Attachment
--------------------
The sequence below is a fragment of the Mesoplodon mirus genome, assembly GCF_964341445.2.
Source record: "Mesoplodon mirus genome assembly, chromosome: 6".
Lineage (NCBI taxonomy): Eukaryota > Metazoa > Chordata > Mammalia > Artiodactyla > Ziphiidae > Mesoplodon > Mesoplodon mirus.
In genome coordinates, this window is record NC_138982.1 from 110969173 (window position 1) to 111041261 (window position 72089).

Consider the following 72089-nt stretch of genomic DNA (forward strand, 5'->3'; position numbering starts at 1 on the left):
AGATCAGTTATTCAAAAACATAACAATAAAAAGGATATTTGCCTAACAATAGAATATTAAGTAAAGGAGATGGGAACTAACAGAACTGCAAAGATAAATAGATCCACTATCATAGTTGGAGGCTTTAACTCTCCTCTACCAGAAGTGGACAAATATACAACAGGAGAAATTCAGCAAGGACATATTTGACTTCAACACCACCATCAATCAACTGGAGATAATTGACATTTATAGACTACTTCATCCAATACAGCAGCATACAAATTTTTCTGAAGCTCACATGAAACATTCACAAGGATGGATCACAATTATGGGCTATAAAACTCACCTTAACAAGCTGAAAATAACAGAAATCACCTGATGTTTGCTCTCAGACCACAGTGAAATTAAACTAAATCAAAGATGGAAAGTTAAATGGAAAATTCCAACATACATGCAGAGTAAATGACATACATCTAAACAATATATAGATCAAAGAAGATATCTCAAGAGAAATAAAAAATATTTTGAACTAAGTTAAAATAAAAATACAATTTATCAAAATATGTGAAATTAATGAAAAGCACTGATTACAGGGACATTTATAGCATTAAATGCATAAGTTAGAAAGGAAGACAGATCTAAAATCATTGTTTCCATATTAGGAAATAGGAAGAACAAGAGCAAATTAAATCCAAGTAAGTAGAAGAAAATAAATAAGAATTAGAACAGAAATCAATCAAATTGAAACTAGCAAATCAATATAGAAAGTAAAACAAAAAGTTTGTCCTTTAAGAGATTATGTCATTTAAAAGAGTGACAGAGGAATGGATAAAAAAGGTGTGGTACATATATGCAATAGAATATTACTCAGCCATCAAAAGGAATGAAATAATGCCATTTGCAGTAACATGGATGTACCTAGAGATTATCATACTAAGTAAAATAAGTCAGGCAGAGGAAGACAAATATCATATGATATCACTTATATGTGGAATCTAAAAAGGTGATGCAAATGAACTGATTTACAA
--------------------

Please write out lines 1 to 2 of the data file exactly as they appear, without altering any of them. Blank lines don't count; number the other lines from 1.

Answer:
The sequence below is a fragment of the Mesoplodon mirus genome, assembly GCF_964341445.2.
Source record: "Mesoplodon mirus genome assembly, chromosome: 6".